Mystify: Michael Hutchence




A biopic to please admirers of Michael Hutchence and to interest others.

 Mystify - Micharel Hutchence 


The influence of Asif Kapadia grows apace for here we have yet another documentary which adopts his chosen method of relegating interview material to the soundtrack and thus avoiding the cliché of a film featuring talking heads. Here the director is the Australian Richard Lowenstein who for his subject turns back to the singer Michael Hutchence with whom he made many video shorts. Something of their style is doubtless echoed here given the visual emphasis including use of the split screen but, even so, Mystify: Michael Hutchence is in essence a standard biopic which focuses more on the life in its personal aspects than on the music. Nevertheless it has to be said that the 'Scope format used comes into its own at those moments when we see the size of his audiences.


For the most part Lowenstein opts for telling the life-story chronologically but, despite an early reference to an unhappy childhood, it is only late on that we get details about the Hutchence family such as the split up of the parents leading to the mother, Patricia, walking out with Michael and the fact that his bother Rhett eventually needed Michael's help to overcome his drug addiction. In the event Michael's own involvement with drugs is left somewhat vague and the main focus is on the most important of his relationships with women. Central here are Michèle Bennett, Kylie Minogue, Helena Christensen and Paula Yates and many of their comments are detailed. Similarly we hear from managers and musicians recalling the route to his  eventual massive success with INXS, his wish to develop beyond that and the change in his nature after injuries received in Copenhagen in 1992 led to the loss of smell, violent mood swings and depression.


We hear many voices yet the insights here are less than one might expect. Hutchence's stunning good looks and immense sex appeal are self-evident, but his assertions of wishing to go beyond being a musical sex god    to become an artist are not elaborated on and his declared interest in the work of noted writers from Goethe to Camus and from Wilde to Cocteau is never investigated (but he is intelligent enough to declare that he is not an intellectual but a man influenced by intellectuals). There is an enormous amount of relevant old footage including some shot by Hutchence himself. However, as a portrayal of someone whose success led to pressures that would prove fatal, this film invites comparison with last year's McQueen, the film about the fashion designer Alexander McQueen. In that film we had a work filled with truly insightful comments, but this film lacks any equivalent depth despite the number of voices heard. Even the eventual breakdown of those key relationships emerge in outline rather than in detail (for example, one voice critical of Paula Yates simply leaves us wondering if the comment is fair or not). Perhaps Lowenstein needed a tighter focus. There's no doubt that Hutchence's fans will find plenty here to appeal, but for others the film will be informative without ever becoming truly revelatory.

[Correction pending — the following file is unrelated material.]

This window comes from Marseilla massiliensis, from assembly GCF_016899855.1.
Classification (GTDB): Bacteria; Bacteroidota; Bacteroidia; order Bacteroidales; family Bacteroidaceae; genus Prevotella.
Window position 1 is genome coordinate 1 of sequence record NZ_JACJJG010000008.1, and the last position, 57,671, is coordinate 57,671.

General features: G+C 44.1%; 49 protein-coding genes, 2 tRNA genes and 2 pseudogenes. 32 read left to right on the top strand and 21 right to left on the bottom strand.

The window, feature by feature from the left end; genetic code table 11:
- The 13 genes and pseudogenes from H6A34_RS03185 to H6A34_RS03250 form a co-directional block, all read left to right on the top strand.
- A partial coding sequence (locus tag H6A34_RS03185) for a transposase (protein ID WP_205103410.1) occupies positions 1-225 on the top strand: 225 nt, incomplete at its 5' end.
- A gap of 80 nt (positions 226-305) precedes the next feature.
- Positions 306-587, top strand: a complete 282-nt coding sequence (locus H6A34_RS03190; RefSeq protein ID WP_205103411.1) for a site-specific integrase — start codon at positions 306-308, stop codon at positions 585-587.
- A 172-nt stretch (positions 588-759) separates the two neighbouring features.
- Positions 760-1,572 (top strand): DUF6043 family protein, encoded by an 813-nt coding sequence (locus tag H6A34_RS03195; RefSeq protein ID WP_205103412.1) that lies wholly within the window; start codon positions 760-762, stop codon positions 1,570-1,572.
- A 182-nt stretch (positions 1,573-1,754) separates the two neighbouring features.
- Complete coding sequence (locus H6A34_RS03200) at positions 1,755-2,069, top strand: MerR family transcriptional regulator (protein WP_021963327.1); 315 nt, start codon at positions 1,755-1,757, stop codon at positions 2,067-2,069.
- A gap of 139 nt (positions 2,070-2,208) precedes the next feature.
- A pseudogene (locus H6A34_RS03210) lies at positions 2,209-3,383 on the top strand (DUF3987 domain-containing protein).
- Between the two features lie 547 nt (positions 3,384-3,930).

Featuring  Michèle Bennett, Kylie Minogue, Helena Christensen, Chris Bailey, Jenny Morris, Bono, Rhett Hutchence, Tina Hutchence, Nick Launay, Tim Farriss, Jin Farriss, Garry Gary Beers.


Dir Richard Lowenstein, Pro Maya Gnyp, John Battsek, Sue Murray, Mark Fennessy, Richard Lowenstein, Lynn-Maree Milburn and Andrew de Groot, Screenplay Richard Lowenstein, Ph Andrew de Groot, Ed Richard Lowenstein, Lynn-Maree Milburn and Tayler Martin, Music Warren Ellis.


Passion Pictures/Ghost Pictures/ScreenAustralia/BBC/The Australian Broadcasting Corporation/Baird Films/Film Victoria-Dogwoof.
102 mins. Australia/UK. 2019. Rel: 18 October 2019. Cert. 15.